Within a relatively high degree of accuracy, you can create full behavioral, demographic and technographic profiles.
Use Campaign Influence Modeling
While the technologies above are your solution to capture where someone came from, your puzzle-solving digital fingerprint technology still leaves questions unanswered. Your user, almost 100 percent of the time, is going to enter your funnel from multiple points. How do you value each referring source, marketing campaign, etc.?
First-click and last-click models are not helpful in today’s climate. These attribution models only value the first or last entry point of a user and assign all your campaign values to that specific source. Whether you’re using GA4 or another analytics tool, good analytics platforms offer a range of attribution models, such as:
- Time decay: Considers the duration between funnel entry-points and the time spent interacting with your digital properties from each source.
- Linear attribution: This considers all attribution sources of a user and equally distributes the value across each and every channel.
- Cross-channel data-driven: While many analytics tools have their own version of this, this model is specific to GA4. It’s an AI algorithm that considers attribution sources, timing, engagement and just about every other characteristic you can think of.
The idea behind these models is you’re able to evaluate sources across the funnel. For example, a middle-of-funnel campaign might not result directly in a conversion. However, that specific campaign might show up before every bottom-of-funnel conversion event. Therefore, some value needs to be assigned to the MoF campaign. It’s valuable and encourages conversions, even if it’s not the last step. It’s a campaign you should keep investing in.
De-Anonymize Web Visitors
De-anonymizing visitors without an opt-in is the last strategy in nailing down advanced marketing analytics in a privacy-driven market. While this seems like it would raise every privacy red flag, if it’s done correctly, it won’t.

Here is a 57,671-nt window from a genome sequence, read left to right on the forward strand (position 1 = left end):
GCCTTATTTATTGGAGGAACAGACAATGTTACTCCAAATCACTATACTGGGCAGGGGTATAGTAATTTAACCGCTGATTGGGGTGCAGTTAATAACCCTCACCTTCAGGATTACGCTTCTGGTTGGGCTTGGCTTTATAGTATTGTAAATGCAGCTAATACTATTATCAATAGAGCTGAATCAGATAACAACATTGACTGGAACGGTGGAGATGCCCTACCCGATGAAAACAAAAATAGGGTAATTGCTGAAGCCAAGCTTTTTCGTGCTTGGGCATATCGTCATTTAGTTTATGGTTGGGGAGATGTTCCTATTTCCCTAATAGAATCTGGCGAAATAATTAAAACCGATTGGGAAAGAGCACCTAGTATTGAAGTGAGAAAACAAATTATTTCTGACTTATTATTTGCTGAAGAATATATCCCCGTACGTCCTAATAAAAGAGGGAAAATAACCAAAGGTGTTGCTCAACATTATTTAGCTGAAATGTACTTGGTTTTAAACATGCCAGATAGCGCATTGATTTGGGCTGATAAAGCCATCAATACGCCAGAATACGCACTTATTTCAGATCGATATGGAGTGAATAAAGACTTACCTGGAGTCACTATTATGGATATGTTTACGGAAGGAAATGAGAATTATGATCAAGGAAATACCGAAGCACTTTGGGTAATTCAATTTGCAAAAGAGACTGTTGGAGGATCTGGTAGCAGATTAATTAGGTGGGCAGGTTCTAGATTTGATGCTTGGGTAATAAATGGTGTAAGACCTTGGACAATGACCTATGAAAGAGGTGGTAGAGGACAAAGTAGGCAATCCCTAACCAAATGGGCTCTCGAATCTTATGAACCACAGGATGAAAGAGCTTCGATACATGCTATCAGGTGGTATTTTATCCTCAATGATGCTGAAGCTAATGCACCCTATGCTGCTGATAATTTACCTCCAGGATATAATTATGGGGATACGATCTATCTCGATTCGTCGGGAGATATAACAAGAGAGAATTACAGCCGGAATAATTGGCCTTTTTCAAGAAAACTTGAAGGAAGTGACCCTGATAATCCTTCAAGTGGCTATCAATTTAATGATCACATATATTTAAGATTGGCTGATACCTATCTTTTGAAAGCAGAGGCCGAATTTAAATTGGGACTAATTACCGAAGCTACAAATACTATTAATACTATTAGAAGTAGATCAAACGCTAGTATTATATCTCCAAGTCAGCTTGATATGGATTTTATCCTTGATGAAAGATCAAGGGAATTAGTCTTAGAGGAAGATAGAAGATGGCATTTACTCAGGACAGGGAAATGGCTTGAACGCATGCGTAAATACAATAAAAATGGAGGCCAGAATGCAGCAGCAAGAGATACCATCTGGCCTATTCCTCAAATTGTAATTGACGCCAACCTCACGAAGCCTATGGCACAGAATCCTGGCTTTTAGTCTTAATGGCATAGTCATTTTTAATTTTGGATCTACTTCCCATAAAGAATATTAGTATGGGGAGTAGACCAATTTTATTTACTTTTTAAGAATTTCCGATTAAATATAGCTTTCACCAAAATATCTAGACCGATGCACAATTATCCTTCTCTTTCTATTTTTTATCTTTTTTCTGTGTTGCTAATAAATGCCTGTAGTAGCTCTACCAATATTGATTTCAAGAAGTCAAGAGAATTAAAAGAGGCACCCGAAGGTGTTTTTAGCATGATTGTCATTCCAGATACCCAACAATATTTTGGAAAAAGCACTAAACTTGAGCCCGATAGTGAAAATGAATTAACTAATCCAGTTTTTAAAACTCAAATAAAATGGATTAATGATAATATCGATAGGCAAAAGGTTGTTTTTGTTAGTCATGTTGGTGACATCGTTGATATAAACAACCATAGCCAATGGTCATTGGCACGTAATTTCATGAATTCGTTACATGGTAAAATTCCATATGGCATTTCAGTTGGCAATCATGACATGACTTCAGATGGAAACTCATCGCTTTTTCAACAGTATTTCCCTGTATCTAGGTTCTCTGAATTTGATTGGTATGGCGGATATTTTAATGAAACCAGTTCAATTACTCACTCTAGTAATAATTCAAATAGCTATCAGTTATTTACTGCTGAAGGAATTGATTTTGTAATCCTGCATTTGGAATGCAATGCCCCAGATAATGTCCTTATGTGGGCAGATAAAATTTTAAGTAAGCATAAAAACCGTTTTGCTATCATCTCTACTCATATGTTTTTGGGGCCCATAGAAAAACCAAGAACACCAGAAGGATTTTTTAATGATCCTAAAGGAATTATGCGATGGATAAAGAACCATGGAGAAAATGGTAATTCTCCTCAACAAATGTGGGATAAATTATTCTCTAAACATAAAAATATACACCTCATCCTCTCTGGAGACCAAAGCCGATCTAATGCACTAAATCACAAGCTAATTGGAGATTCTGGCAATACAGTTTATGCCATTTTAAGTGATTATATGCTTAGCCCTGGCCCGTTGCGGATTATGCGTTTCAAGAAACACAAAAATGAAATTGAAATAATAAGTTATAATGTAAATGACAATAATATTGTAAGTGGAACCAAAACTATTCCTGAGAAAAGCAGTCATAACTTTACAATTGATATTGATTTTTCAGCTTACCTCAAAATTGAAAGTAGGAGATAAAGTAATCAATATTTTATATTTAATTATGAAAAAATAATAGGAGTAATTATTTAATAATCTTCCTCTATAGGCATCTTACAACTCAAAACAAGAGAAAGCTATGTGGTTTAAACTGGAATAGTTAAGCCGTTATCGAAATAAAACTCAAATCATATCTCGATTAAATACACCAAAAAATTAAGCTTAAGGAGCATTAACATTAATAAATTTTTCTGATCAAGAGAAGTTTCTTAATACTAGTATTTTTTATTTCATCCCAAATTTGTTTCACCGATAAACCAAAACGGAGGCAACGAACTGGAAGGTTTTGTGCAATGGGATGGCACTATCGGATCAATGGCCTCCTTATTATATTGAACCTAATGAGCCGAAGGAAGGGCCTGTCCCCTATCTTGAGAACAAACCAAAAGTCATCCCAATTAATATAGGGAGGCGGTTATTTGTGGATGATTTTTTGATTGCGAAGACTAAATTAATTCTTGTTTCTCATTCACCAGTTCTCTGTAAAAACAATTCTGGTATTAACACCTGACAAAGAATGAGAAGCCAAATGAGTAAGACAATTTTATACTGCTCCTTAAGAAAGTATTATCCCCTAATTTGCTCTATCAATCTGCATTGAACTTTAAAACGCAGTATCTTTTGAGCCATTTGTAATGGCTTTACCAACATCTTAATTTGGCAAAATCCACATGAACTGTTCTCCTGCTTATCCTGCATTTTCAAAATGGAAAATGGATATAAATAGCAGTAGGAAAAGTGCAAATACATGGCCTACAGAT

Marketing tools have been providing insights into what companies are on your website for years through basic IP addresses and reverse DNS lookups. Tools like Traffic Intel use a concept called reverse-hashing. It identifies the email associated with the browser of users, then compares it with partner databases to identify email accounts with past opt-in history. So, even though someone might have opted into partner marketing two years ago on someone else’s website, companies are able to capture and communicate with that prospect legally.
Every day, people who need your offerings visit your site, only to slip into the dark without any way to reach them again. Now, communicate directly with your prospects without the friction of an opt-in.
Marketing Analytics in 2023 and Beyond
The market will become even more challenging when it comes to attribution, analytics and data collection. We’re emerging from the early-adopter stage of these strategies into a mainstream trend. Those who don’t get on board with privacy-compliant advanced marketing analytics are going to fall behind and will have to spend more than the competition to acquire every new customer.